What is a Forum or Board?
A Forum a website where anyone can post information on a topic. Topics are organized as threads. A person will start a new thread, which others then comment on or respond to, creating a series of posts. Posts can be as short or long, though most of the time, there is short and quick back and forth exchange. The thread is not a live chat session; posting is done by an offline message. Though you can simply read what others have written and not post yourself, it is easy to get involved in discussions through a simple, free and quick sign-up. It is not necessary to use your real name in your online identity, which allows you to remain anonymous to others and in fact, most people use a pseudonym. There are always forum administrators or moderators operating the boards and they enforce rules of behaviour and content. Wikipedia describes in more detail how Internet forums work. There are forums on many subjects but the ones we have selected below focus on investing and personal finance.
What do Discussion Boards offer?
Arlo Guthrie's classic song Alice's Restaurant (listen to it here on YouTube) contains a good answer: "You can get anything you want ...". Click on the links to the forums listed below and you will find all the major topic areas of interest to the individual investor:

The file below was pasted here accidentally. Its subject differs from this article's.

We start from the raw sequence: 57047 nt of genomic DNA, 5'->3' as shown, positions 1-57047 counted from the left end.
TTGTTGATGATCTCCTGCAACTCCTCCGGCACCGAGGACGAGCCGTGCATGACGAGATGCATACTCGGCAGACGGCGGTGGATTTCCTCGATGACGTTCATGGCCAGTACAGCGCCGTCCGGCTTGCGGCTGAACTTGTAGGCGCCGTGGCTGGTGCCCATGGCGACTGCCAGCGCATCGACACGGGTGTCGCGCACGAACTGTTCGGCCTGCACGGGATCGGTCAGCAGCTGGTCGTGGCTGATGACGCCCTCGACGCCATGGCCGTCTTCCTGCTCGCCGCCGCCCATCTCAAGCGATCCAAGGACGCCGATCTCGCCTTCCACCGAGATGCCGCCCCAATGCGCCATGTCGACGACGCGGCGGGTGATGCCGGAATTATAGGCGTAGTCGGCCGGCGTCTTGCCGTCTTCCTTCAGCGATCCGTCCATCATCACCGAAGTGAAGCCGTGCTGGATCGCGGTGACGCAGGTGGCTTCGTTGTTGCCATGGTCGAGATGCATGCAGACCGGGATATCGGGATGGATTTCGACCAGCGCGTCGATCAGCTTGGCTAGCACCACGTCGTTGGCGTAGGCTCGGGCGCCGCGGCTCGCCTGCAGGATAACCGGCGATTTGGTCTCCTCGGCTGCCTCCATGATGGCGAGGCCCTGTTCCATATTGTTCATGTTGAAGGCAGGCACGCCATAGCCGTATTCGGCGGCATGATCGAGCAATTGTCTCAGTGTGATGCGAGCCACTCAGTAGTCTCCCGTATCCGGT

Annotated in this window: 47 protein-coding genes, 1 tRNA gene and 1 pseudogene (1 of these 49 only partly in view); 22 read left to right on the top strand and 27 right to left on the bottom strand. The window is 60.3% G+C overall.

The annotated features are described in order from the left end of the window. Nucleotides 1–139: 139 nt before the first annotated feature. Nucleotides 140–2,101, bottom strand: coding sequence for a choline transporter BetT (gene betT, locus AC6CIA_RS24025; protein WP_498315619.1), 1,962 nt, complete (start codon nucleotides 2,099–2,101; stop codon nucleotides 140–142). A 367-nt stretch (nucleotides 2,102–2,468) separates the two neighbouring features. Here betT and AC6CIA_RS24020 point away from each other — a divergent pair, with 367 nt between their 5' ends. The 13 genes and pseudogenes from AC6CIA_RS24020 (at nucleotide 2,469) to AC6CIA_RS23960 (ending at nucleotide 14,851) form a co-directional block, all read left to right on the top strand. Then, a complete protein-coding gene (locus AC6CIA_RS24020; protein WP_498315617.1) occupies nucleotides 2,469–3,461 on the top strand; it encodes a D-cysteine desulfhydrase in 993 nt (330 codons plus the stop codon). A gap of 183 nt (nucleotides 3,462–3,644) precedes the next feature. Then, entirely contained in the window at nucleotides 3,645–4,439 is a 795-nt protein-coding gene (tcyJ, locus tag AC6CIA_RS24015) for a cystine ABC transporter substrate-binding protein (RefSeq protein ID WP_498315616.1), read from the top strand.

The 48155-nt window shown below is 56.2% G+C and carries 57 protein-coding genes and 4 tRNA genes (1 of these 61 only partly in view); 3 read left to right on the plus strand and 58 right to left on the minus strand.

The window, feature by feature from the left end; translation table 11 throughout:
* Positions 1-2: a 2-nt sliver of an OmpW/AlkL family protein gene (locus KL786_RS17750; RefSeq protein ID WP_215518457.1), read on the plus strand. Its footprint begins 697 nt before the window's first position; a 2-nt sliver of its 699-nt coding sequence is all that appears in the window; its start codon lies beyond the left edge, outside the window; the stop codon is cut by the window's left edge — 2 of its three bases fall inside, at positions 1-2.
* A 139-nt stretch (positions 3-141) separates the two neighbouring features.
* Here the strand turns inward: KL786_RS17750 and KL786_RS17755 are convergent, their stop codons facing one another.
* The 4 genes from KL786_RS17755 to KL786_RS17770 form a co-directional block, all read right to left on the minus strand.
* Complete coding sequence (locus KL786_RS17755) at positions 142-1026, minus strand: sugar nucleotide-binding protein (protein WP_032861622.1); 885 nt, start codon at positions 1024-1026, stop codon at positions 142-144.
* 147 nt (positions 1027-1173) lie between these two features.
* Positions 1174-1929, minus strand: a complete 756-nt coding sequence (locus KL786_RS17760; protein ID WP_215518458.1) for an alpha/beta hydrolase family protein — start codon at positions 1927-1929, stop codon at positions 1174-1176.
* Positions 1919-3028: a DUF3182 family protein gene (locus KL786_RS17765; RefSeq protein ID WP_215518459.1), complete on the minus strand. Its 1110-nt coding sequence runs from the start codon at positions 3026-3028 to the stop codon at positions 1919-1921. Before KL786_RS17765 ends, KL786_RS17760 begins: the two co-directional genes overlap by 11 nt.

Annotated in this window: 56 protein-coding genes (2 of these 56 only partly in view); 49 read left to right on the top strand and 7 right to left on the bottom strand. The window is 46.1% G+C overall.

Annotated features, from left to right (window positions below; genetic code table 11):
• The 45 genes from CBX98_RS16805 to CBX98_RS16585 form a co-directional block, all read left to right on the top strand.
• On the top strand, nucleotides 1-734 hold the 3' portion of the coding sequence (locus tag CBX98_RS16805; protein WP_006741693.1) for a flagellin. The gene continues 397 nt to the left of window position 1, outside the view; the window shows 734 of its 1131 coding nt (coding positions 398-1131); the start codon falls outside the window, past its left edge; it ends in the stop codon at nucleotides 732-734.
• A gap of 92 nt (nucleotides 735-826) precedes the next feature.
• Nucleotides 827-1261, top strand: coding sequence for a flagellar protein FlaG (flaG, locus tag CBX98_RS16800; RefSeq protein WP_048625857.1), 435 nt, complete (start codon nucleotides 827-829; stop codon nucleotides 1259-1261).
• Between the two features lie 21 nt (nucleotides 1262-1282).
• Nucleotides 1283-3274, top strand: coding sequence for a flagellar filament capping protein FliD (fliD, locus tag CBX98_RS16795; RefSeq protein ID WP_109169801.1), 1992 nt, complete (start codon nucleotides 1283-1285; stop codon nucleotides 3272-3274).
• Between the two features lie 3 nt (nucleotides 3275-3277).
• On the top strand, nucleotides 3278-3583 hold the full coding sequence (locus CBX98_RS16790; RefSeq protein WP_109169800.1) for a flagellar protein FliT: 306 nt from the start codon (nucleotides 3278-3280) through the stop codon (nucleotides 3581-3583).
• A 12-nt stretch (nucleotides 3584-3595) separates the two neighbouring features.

- ETFs, mutual funds , closed end funds, split shares, REITs
- individual stocks, preferred shares, GICs, corporate bonds, government bonds, real return bonds
- currency exchange
- portfolio construction, rebalancing, asset allocation
- financial planning, retirement planning, estate planning, annuities, insurance
- discount and full service brokers, financial planners, software
- RRSP, TFSA, RRIF, LIF, RESP, LIRA, non-registered accounts
- economy, market trends
Pros and Cons
The cornucopia is not necessarily a panacea! Boards contain a mix of gold and fool's gold.
- Free - no cost to register and be able to post at any of the sites; reading only does not even require registration
- Anonymity possible - post questions and comments without having to reveal to others who you are
- Unbiased - fellow investors, with nothing to sell and the same interests as you, make up the vast bulk of forum participants, though of course there is nothing to prevent industry people to post and some do; if things turn to promotion other users and the moderators will step in to stop it.
- Expertise - some of the forum community members have considerable knowledge and they seem to take pleasure in sharing it; it may take a bit of time and reading of many posts to figure out who does and who does not know what they are talking about though. When something gets written that isn't correct or is dubious, there is often someone else ready to step up and dispute the matter.
- Fun - part of the payoff for actively taking part in a forum is the chance to share and discuss a subject of interest with like-minded people. Apart from its practical side, investing can be an enjoyable mental activity, almost a type of game.